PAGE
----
I'd simply chop off the lead at the words "In written language", and make everything from that point on a section of the article. Heading? Maybe "Usage" - but that's already taken. BTW, what is that "usage" section about, and how does it relate to the subject of the article? Would we better off if it were simply deleted? Or am I just too stupid to understand it? Snalwibma (talk) 17:11, 15 April 2008 (UTC)

Words used to mention themselves[edit]

The opening of the article is wrong to say that, in the sentence "Cheese is derived from a word in Old English", the word cheese is mentioned, but not used. The word is used, to mention itself. I tried to make the correction, but it was reverted by VoluntarySlave. I don't know why. (This editor's distinction between referring and mentioning is obscure, by the way.) In my editing, I followed Church, to whose book I gave a reference. (Church was following Quine, but it was Church that was on my shelf.) Right now, the article seems to have no example of mentioning a word without using it. Again, this is a problem that I tried to correct; but reversion removed the correction. David Pierce (talk) 12:49, 19 August 2008 (UTC)

I agree with David Pierce. The opening is confusing precisely for the reason he states.
Because the subject of the article bears the name "use-mention distinction", it is essential to employ the words "use" and "mention" at some point in the explanation. However, in the name "use-mention distinction", both "use" and "mention" have specific technical meanings.
In ordinary parlance, the word "go" is used in the sentence "Go is a short word." In the special sense under discussion in this article, "go" is not used in that sentence.
As long as we are saddled with the (IMO) ill-chosen name "use-mention distinction", the wording problem cannot be eliminated but only reduced somewhat. Is there an alternative name, by any chance? Wanderer57 (talk) 15:59, 19 August 2008 (UTC)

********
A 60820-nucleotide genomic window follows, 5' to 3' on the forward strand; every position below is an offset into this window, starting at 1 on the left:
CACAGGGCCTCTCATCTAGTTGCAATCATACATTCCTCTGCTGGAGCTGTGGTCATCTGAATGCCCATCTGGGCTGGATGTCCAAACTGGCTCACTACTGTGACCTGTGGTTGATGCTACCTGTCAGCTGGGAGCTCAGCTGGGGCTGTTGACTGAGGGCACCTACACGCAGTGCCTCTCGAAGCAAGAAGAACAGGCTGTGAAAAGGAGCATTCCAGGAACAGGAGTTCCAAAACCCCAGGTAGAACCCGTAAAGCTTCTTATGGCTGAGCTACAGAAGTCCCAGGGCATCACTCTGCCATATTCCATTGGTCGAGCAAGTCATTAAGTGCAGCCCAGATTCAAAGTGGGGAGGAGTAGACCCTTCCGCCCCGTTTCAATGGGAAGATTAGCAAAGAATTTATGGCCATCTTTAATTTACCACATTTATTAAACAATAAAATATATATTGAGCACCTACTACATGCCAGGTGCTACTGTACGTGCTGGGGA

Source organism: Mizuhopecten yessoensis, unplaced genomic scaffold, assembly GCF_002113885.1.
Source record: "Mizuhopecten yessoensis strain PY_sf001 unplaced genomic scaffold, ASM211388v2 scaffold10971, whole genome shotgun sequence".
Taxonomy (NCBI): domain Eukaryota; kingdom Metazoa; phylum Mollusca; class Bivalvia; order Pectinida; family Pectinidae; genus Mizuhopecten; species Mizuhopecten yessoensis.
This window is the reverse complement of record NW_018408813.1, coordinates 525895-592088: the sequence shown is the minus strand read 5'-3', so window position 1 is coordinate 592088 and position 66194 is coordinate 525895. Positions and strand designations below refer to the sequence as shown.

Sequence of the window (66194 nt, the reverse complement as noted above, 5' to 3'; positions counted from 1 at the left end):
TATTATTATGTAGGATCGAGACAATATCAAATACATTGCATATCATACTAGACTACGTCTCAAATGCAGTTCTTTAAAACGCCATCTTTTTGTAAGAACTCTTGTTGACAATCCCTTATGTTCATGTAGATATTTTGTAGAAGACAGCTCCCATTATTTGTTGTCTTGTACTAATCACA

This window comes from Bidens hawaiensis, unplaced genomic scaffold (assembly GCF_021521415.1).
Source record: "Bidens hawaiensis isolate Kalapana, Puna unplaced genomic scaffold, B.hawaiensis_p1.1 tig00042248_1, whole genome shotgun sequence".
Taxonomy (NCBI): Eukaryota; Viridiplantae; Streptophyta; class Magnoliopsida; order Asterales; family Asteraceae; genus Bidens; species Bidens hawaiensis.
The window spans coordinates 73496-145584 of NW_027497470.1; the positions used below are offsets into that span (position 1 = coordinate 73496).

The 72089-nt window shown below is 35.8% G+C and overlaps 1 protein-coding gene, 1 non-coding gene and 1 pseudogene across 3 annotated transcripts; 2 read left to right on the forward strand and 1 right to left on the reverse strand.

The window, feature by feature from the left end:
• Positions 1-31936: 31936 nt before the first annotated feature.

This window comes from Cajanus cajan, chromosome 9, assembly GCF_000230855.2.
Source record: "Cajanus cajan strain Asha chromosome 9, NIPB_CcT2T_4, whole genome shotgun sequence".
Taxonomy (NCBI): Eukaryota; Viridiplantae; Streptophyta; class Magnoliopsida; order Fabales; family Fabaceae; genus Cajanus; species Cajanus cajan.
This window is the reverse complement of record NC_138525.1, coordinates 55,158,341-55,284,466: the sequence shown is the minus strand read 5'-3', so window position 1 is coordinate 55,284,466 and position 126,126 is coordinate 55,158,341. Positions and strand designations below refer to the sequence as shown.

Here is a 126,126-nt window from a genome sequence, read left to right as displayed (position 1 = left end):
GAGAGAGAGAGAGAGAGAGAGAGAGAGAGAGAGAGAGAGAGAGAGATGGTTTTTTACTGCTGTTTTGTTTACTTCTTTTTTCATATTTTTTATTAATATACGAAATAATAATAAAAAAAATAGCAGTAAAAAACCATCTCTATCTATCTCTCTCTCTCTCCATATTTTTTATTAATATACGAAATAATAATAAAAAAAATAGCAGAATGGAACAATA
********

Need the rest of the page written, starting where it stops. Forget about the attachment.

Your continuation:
Well, as "use-mention distinction" is the common name used in philosophy, I think it's helpful that the article explain these terms specifically, rather than (or as well as) explaining the underlying concept under another name. In explaining the technical sense of these terms, I think it's important that we don't confuse this with the everyday sense: hence why I reverted David Pierce's edits. In the usual way of things, it's true that "'cheese' has six letters" uses the word 'cheese' to refer to the word itself; but, in the technical sense in which "use" and "mention" are distinguished, the two terms are mutually exclusive; because the word is being mentioned here, it isn't being used (see Davidson's "Quotation").
But I do see that it's confusing that the article doesn't clarify up front that it's using 'use' and 'mention' in a specific technical sense. Perhaps the article should begin by explaining that "use" and "mention" have technical meanings rather different from their everyday meanings, and perhaps introduce a term like "employ" to stand for the more general, everyday, sense of "use" (I got the idea from [an article by A. W. Moore]). VoluntarySlave (talk) 17:32, 19 August 2008 (UTC)
I've just checked the Church and the Quine, and Quine uses the expressions the same way as Davidson, and as the article currently does, in which to mention a name is not to use it: "To say that the place-name in question is disyllabic we must use, not the name itself, but a name of it" (Mathematical Logic, 23). Church, although referencing Quine's introduction of the terms, doesn't use "use" in the same restricted sense as Quine. I think that Quine's more restricted terminology, in which use and mention are mutually exclusive, became the standard one, and this is reflected in the Davidson; the specific quote is "It is often said that in quotation, the quoted expressions are mentioned and not used" (Inquiries into Truth and Interpretation, 80, my emphasis). Still, this involves adjudicating which of a number of reliable sources is most representative, which we perhaps could do with some kind of tertiary source; I looked for an entry for "use-mention distinction" in the Oxford Companion to Philosophy and the Stanford Encyclopedia of Philosophy, but neither seem to have entries specifically on this topic.VoluntarySlave (talk) 20:14, 19 August 2008 (UTC)

Use/mention "fallacy"[edit]

Discussion moved from Talk:Use/mention fallacy.

This page (Use/mention fallacy) has been removed twice (ie replaced with the original redirect to Use-mention distinction). On the second occasion, Snalwibma at least had the common courtesy to follow policy and provide an edit summary. Since the article was my contribution, and since I feel that Wikipedia should include an article on this subject, I am responding here.